The Food and Drug Administration has released its updated 2009 Food Code containing several recommendations that could impact the way restaurants operate.
The Food Code, released every four years, serves as a model code and reference document for regulating the retail and foodservice segments of the food industry. While state and local governments do not have to follow the Food Code to the letter, many use it as a guide and some adopt it in toto.
The new recommendations include time and temperature control for cut leafy greens; no longer serving undercooked hamburgers and other ground meats on a children’s menu, even upon request; and curbing noncontinuous cooking of foods comprised of raw animal products.
The leafy-greens provision followed 24 multistate bacteria outbreaks between 1998 and 2008.
“Based on research that we had at our disposal, the evidence was clear that cut leafy greens can in fact support the growth of pathogens if not held under temperature control,” says Kevin Smith, a food-safety expert at the FDA.
The leafy greens provision is “really important” because fresh produce is so susceptible to bacteria, says Sandra Eskin, director of The Pew Charitable Trusts’ Food Safety Campaign.
“Fresh produce is challenging because, unlike other foods, you don’t have a ‘kill step’—you don’t cook it,” Eskin says. “If you have one leaf or a few leaves that are contaminated and then you mix it with others, you’ve basically contaminated everything.”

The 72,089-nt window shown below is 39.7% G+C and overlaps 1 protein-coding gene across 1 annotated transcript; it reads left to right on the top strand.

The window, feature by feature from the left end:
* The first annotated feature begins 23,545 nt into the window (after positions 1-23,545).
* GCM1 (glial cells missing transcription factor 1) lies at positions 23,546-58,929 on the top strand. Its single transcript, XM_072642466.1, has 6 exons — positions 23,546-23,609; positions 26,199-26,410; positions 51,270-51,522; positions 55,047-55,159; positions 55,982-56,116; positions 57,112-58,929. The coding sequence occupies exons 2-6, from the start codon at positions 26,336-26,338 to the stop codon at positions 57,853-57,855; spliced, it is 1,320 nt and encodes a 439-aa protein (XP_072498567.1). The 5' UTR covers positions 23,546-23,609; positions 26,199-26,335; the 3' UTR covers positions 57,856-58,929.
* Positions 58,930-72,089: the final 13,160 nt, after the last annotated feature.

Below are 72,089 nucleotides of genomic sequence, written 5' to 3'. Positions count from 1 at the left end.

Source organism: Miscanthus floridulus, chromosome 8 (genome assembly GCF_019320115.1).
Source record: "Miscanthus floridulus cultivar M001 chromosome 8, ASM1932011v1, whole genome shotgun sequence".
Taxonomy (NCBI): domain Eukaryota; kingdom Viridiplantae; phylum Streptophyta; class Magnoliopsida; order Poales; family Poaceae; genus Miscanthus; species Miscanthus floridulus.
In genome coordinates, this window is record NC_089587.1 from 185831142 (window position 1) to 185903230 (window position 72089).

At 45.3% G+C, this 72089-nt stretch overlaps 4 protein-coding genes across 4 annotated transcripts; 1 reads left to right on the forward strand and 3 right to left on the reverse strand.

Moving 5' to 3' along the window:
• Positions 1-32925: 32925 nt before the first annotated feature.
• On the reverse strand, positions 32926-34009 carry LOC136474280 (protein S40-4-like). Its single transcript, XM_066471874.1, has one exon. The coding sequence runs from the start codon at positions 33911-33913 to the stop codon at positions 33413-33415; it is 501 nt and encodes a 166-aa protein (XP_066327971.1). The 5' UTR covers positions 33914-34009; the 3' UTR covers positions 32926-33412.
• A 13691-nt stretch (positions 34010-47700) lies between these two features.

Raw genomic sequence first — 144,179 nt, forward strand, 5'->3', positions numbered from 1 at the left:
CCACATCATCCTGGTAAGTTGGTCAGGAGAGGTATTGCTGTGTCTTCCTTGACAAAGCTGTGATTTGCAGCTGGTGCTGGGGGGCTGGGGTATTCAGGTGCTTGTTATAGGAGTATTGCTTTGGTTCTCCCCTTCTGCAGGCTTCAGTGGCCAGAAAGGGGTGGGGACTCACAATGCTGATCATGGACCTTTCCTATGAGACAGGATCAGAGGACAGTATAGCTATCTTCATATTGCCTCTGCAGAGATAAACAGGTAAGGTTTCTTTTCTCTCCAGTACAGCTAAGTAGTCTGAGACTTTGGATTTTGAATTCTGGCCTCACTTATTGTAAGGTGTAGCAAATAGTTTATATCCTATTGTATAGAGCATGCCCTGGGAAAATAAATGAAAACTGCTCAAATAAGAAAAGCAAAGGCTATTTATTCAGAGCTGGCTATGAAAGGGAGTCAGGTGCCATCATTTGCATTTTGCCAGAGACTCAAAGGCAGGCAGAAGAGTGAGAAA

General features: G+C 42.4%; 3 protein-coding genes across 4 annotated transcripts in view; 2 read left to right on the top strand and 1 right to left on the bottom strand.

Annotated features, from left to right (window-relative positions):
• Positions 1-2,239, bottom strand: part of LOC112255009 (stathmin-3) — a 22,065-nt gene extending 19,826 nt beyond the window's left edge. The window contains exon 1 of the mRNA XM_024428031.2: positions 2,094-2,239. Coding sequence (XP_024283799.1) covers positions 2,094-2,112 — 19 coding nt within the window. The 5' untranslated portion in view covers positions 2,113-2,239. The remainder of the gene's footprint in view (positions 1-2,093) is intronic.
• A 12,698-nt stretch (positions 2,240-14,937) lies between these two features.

Eskin says temperature control can mitigate the risk: “If you keep it cold, you will inhibit multiplication of any bacteria that are in there.”
Several of the Food Code’s new recommendations focus on what Eskin calls “temperature abuse.”
“You heat things, you cool things, you heat things, you cool things,” she says, referring to the recommendation regarding noncontinuous cooking. “The concern there is you’re providing opportunities for bacteria to grow and multiply by not keeping the food at a steady temperature.”
The recommendation against serving undercooked meat on children’s menus recognizes children’s greater susceptibility to food-borne illnesses like E. coli.
The new Food Code is “a key component of [President Obama’s] overall public health-focused food safety framework for maintaining a safe food supply,” according to an FDA press release.
Another development in federal food policy came Wednesday when the Senate’s Health, Education, Labor, and Pensions (HELP) Committee unanimously approved the FDA Food Safety Modernization Act. The bill, similar to a House bill passed in July, would empower the FDA to order mandatory recalls of tainted food products, among other provisions. Recall compliance is currently voluntary.
The move indicates a fundamental change in federal food-safety policy, Eskin says.
“Given the type of food-safety concerns you have, like bacterial contamination which you can’t see or smell or touch, we need to take a different approach,” she says. “So there’s a paradigm shift from reaction to prevention.”
With the battle over health-care legislation still raging, it is unclear when the full Senate will take up the food-safety bill.